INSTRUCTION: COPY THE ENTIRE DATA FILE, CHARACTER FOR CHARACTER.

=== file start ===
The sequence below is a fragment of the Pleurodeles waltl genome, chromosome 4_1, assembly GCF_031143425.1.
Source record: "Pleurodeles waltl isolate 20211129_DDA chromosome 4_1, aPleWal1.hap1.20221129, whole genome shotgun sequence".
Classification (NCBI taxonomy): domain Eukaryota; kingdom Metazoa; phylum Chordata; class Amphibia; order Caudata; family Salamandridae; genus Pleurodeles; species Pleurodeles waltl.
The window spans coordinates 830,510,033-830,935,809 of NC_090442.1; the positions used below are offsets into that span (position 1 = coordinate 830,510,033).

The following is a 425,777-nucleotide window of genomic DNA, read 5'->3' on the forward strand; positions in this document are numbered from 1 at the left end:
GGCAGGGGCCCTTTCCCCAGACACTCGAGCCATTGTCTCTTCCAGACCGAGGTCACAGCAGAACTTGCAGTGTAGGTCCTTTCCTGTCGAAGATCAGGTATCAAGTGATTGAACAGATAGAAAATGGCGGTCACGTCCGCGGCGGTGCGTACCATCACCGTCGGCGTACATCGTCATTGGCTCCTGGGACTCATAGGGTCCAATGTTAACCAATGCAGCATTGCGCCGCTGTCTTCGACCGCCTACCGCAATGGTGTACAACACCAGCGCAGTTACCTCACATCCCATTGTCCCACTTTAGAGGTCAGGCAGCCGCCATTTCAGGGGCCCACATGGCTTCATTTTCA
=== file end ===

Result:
The sequence below is a fragment of the Pleurodeles waltl genome, chromosome 4_1, assembly GCF_031143425.1.
Source record: "Pleurodeles waltl isolate 20211129_DDA chromosome 4_1, aPleWal1.hap1.20221129, whole genome shotgun sequence".
Classification (NCBI taxonomy): domain Eukaryota; kingdom Metazoa; phylum Chordata; class Amphibia; order Caudata; family Salamandridae; genus Pleurodeles; species Pleurodeles waltl.
The window spans coordinates 830,510,033-830,935,809 of NC_090442.1; the positions used below are offsets into that span (position 1 = coordinate 830,510,033).

The following is a 425,777-nucleotide window of genomic DNA, read 5'->3' on the forward strand; positions in this document are numbered from 1 at the left end:
GGCAGGGGCCCTTTCCCCAGACACTCGAGCCATTGTCTCTTCCAGACCGAGGTCACAGCAGAACTTGCAGTGTAGGTCCTTTCCTGTCGAAGATCAGGTATCAAGTGATTGAACAGATAGAAAATGGCGGTCACGTCCGCGGCGGTGCGTACCATCACCGTCGGCGTACATCGTCATTGGCTCCTGGGACTCATAGGGTCCAATGTTAACCAATGCAGCATTGCGCCGCTGTCTTCGACCGCCTACCGCAATGGTGTACAACACCAGCGCAGTTACCTCACATCCCATTGTCCCACTTTAGAGGTCAGGCAGCCGCCATTTCAGGGGCCCACATGGCTTCATTTTCA